Potent storms will begin to bombard British Columbia and the northwestern United States during the second half of October.
The northern Pacific storm season is starting a little early this year. Typically, storms and their impact on the Northwest ramp up during November, rather than the middle of October.
The storms that brought some rain and mountain snow to the region this week will likely pale in comparison to what lies ahead.
After a tranquil but chilly weekend, the storms will bring rounds of drenching rain, heavy mountain snow and strong winds starting early next week.
"A plume of moisture is setting up across the northern Pacific Ocean," according to AccuWeather Senior Meteorologist Brett Anderson.
"Storms are lining up like boxcars of moisture on a freight train," he said.
The bulk of the storms will focus from southern British Columbia to Washington. However, the storm track will fluctuate somewhat from north to south from storm to storm.
"Storms also got off to an early start in the Northwest last year," according to AccuWeather Lead Long-Range Meteorologist Paul Pastelok.
"However, unlike last year, where the storm track shifted southward and focused on California, we expect the storm train to linger in the northwestern U.S. and British Columbia much of this winter," Pastelok said.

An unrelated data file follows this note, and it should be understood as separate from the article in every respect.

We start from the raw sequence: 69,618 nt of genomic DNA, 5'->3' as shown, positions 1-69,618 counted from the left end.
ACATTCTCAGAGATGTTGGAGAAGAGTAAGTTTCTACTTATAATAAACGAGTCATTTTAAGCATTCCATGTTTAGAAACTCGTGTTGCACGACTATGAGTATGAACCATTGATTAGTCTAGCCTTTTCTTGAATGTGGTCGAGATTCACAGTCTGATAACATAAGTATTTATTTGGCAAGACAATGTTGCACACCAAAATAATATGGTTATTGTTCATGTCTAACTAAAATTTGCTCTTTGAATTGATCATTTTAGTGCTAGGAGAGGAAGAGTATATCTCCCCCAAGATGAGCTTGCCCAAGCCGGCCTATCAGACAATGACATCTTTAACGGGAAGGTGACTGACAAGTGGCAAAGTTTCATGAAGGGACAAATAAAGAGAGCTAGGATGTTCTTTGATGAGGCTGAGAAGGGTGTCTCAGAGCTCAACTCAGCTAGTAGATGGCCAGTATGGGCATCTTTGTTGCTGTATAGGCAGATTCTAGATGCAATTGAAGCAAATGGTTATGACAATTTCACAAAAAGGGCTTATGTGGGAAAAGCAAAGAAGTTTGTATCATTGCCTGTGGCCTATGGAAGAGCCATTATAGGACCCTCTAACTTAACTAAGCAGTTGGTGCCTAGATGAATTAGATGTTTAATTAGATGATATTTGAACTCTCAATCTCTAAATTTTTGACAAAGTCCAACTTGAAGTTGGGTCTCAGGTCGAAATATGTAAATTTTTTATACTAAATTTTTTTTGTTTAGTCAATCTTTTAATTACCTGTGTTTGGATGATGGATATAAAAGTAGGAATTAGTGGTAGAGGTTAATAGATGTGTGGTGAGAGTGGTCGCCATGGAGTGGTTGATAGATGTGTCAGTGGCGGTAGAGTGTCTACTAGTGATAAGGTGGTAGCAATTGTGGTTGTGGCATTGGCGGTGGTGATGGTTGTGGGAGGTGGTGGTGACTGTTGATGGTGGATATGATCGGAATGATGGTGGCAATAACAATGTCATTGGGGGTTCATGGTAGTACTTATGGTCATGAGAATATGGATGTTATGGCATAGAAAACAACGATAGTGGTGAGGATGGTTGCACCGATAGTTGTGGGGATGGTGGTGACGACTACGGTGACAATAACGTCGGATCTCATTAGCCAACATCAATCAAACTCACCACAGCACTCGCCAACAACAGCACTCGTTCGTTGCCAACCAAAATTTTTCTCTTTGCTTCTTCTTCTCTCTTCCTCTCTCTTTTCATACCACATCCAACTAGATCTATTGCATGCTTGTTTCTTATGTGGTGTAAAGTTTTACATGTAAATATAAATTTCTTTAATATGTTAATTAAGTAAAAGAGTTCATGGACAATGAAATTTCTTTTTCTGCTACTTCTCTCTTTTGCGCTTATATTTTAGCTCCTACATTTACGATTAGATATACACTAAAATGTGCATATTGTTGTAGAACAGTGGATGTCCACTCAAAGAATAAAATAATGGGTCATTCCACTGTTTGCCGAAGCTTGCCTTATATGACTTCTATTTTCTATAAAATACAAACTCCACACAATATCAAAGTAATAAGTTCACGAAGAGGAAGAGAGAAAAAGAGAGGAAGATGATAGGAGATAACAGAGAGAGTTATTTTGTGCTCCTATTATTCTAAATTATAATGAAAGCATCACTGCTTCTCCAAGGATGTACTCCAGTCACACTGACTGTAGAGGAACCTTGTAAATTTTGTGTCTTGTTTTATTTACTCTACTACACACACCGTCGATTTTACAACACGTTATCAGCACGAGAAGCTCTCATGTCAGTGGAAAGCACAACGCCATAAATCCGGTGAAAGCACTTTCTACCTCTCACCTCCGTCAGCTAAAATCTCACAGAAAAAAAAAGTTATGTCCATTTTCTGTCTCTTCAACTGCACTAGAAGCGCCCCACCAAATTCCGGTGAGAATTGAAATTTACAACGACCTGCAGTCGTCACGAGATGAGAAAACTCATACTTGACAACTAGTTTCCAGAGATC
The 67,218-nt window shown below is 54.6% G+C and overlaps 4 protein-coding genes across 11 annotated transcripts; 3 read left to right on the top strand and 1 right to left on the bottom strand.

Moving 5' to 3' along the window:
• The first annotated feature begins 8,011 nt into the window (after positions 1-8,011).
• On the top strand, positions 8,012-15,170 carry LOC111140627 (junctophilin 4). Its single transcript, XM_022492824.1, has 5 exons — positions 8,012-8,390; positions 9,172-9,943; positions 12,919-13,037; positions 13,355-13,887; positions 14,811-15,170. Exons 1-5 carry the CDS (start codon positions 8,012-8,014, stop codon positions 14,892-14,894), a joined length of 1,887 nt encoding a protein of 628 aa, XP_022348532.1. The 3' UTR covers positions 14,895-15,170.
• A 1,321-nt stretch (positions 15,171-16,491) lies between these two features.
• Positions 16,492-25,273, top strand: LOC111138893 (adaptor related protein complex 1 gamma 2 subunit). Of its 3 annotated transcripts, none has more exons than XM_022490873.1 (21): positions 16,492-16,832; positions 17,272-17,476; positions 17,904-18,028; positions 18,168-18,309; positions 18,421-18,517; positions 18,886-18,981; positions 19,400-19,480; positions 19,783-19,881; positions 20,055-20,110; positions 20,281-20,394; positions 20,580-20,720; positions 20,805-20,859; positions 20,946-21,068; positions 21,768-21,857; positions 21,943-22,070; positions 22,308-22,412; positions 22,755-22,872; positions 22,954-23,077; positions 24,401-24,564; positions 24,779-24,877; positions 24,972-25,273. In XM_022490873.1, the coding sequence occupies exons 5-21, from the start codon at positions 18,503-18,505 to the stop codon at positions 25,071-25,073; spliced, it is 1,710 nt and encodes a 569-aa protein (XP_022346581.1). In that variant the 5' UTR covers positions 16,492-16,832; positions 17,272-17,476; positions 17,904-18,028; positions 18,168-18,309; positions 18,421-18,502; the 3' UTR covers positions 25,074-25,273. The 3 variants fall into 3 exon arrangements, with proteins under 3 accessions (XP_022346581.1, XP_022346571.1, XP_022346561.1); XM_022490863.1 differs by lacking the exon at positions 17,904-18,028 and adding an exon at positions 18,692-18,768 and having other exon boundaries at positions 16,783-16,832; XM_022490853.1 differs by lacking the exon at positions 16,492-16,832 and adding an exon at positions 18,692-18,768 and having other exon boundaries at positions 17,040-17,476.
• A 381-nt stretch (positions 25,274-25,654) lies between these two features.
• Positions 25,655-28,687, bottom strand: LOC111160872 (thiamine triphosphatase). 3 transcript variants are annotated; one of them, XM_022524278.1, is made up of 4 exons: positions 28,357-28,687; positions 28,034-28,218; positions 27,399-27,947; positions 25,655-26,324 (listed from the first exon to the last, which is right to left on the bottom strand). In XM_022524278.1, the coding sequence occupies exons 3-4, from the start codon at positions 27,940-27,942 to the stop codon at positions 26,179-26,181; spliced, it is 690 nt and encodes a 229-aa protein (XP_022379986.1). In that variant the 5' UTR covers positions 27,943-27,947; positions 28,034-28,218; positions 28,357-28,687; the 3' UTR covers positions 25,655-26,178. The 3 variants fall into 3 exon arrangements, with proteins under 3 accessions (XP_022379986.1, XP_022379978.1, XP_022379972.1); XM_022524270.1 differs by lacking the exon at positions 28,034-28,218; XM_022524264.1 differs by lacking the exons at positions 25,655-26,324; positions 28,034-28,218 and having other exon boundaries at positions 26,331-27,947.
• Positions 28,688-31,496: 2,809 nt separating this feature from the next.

Some heavy rain, mountain snow and gusty winds will reach as far south as Oregon and part of Northern California as the pattern progresses next week.
Rainfall from the storms could help ease the dry conditions.
One of the storms may drop far enough to the south to bring a chance of rain to wildfire-ravaged areas near San Francisco, Sacramento and Santa Rosa, California, later Wednesday and into Thursday of next week.
Locally heavy rain, snow and wind are likely to extend well inland to the southern Canada Rockies and the northern Rockies of the U.S. during the second half of October.
Portions of British Columbia, Alberta, Washington, Oregon, Idaho, Montana and the western part of the Dakotas are experiencing conditions ranging from abnormally dry soil to exceptional drought.
Heavy mountain snow may help to get the ski season off to a fast start.
As with any potent storms or series of storms, too much rain may fall too fast and trigger flash flooding problems. At the very least, highway travel and airline delays will mount.
Winds from some of the storms may be strong enough to down trees and cause power outages.
As is often the case, temperatures and especially snow levels will vary with and within each storm. Snow is likely to dip down to the major passes during some of the storms.
"The varying snow levels and gusty winds will pose a great risk to hikers in the region," Anderson said.
"The risk of avalanches will increase."
Areas along the coast will take a battering from heavy seas and above-normal tides.
The details and timing of each storm will be revealed as the storms approach the West Coast.